Let me cut to the chase: VAN WEEZER was teased as a big guitars throwback record. The single “The End of the Game” left it a bit ambiguous if that’s what we would be getting. See, that track opened with squealing, Eddie Van Halen guitar noodling but quickly devolved into a classic Weezer track. Subsequent singles followed the same pattern. VAN WEEZER is chock full of throwbacks (more on that later), but mainly, it’s an album that has more in common with the ban’s Green Album than, say, VAN HALEN II. This return to the sound of the band’s classic run (1994-2002) is undoubtedly welcomed after four disappointing albums, though I must admit I wish there were more guitar heroism. I wish there were more Van Halen on VAN WEEZER. There’s more early British metal on VAN WEEZER than Eddie Van Halen, which I must stress is only an issue of branding. The album is good, nearly great even, but I wish they’d have called it something else.

The album opens with “Hero,” which is a classic Weezer loner/outcast track. Hearing Rivers sing about how he’s not a superhero and that he’s an outcast is pretty goofy at this point. This song’s ultimately fun but a bit embarrassing with its grown-man singing about Spiderman quality. “All the Good Ones” brings us the return of Rivers doing his awkward white dude half-singing/half-rapping thing that he does. The core idea of the song, “all the good ones are gone, where did you come from?” is cute, and the hook is catchy enough for me to overlook that this song is a re-write/ripoff of their 2005 single “Beverly Hills.”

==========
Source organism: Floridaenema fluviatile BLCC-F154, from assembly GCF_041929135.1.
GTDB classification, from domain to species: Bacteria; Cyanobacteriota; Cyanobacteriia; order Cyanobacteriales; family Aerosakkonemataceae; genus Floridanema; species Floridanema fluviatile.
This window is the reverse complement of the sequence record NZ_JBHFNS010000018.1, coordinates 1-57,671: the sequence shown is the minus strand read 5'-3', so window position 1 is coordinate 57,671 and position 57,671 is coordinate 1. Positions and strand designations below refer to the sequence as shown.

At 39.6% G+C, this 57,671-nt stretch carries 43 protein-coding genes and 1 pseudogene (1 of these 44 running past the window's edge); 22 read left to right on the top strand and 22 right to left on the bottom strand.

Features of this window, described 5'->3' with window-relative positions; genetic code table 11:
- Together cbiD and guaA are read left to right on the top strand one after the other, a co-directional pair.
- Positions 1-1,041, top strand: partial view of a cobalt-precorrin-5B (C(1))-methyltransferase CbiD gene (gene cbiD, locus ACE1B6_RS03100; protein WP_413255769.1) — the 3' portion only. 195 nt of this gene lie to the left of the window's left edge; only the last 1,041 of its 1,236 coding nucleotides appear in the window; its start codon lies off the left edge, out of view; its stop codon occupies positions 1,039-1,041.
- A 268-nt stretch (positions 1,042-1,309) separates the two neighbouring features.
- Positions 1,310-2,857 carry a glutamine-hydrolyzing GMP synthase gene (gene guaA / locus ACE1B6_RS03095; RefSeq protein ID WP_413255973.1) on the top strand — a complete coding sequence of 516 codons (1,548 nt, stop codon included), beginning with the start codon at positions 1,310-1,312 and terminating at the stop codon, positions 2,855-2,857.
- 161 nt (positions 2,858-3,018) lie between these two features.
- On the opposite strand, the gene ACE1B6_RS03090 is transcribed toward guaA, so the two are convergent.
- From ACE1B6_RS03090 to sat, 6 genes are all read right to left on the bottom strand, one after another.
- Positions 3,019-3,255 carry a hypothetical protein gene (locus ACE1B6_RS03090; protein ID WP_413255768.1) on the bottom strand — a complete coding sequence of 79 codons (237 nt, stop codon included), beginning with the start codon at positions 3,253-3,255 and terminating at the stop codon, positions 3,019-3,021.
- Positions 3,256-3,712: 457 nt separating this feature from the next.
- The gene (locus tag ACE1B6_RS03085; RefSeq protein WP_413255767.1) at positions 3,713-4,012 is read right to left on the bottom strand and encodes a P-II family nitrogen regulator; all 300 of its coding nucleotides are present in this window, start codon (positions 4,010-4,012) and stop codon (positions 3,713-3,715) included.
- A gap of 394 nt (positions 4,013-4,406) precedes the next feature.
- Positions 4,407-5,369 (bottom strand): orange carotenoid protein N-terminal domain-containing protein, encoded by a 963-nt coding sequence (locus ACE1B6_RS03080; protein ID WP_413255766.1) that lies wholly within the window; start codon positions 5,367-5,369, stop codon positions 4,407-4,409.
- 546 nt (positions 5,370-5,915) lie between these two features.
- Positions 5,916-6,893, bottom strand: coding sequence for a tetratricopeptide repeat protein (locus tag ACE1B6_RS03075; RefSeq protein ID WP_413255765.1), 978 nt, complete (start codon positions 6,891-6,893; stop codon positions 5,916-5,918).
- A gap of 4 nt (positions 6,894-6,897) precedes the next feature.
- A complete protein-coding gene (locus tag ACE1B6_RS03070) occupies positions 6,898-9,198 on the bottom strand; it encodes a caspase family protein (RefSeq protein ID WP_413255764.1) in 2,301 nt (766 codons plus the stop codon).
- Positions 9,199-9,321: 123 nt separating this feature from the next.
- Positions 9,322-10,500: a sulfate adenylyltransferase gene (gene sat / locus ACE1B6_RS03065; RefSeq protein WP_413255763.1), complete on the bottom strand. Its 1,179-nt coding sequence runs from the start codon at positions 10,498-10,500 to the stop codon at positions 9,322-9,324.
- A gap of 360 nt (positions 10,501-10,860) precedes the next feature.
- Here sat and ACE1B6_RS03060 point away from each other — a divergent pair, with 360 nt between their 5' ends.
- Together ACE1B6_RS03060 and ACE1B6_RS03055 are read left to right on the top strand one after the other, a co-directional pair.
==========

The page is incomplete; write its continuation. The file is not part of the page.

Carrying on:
“End of the Game” is the album’s thesis statement with its Eddie Van Halen intro and opening lyrics that directly reference the classic Green Album track “Island in the Sun.” The song ostensibly is about the end of a relationship but could be read as a metaphor for the band’s relationship with their hardcore fans. Hearing Rivers coo, “Am I your go-to or am I uncool? With all of these extremes that I go to, All I want is to be wanted by you” made me feel a tinge of guilt for only giving the last few Weezer albums a single spin. “End of the Game” definitely feels like a summer song, the kind you listen to with the windows down as you cruise around your neighborhood. And I bet it’s going to kill when the band plays it live.

VAN WEEZER then proceeds to get weird in the middle. The first time I listened to the album, my ears perked up when I heard the classic, unmistakable sounds of Black Sabbath’s “Crazy Train” melt into Weezer’s song “Blue Dream.” Repeated listens revealed other songs were naggingly familiar to me, but I couldn’t quite place in what way. Unnerved by the blatant rip-off of “Crazy Train,” I went online to look at the album credits. Sure enough, the band gives co-writing credit to “Blue Dream” to Ozzy Osbourne and Randy Rhoads. And sure enough, I saw that other tracks gave co-writing credits to other bands–Blue Oyster Cult and Asia are both credited on “I Need Some of That” while Billy Joel (of all people) is credited on “Beginning of the End.” I find this very strange; Weezer doesn’t cover or sample these artists; they just…generously borrow from “Crazy Train” and “(Don’t Fear) The Reaper.” Some of these are distractingly obvious (“Crazy Train”) but others are so obscured I can’t believe they had to be credited (Joel’s “For The Longest Time”).